I can leave that to the few thousand who will join Republic’s anti-monarchy event. Its central target, rather oddly, is the jubilee flotilla on the Thames. Never before can the British left have mobilised to signal their disapproval against a thousand boats floating down the river on a summer Sunday afternoon. Republic promises “placards and speeches” in the area of Tower Bridge. Free speech and dissent are a good thing, so it all sounds very British. Presumably the aim is to persuade the million or so of their fellow citizens who will have turned out to enjoy the spectacle that it is time to dethrone the Queen. If the weather is good I, too, may head down to the river with my children. But I think we will probably watch the boats. Heresy for a former head of the Fabian Society? My teenaged self would have thought so.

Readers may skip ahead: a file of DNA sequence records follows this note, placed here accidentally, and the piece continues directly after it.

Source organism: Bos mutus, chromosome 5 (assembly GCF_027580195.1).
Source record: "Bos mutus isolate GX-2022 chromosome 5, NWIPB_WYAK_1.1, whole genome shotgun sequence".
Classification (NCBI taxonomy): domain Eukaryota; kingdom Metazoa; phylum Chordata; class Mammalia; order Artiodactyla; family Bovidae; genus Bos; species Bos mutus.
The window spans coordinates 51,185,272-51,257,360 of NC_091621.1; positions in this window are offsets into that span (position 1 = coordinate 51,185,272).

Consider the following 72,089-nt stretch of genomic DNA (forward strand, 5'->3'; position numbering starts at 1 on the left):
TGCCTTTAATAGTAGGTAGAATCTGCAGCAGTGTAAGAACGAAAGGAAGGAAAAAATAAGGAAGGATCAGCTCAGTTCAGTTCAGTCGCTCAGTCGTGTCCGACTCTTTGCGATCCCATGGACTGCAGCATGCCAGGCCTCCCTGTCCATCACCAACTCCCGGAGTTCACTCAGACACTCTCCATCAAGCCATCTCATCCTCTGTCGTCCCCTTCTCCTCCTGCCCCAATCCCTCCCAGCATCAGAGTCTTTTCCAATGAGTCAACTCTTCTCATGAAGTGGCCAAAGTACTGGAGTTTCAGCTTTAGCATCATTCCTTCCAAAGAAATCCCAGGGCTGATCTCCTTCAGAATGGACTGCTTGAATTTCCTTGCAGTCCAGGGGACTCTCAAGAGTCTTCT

I was a republican for a long time, growing up in the 1980s, living in Cheshire, in possession of a Scouse accent. My parents were from India and Ireland and it seemed the natural side to take. It wasn’t that I couldn’t identify with Britain. I grew up with the BBC. My parents both worked for the National Health Service. It had never occurred to me not to support England at football or cricket – especially against my dad’s beloved India – until Norman Tebbit tried to make it compulsory, by which time it proved a little too late to think about changing sides in protest. Yet the monarchy seemed to represent another Britain: tight, narrow and hierarchical.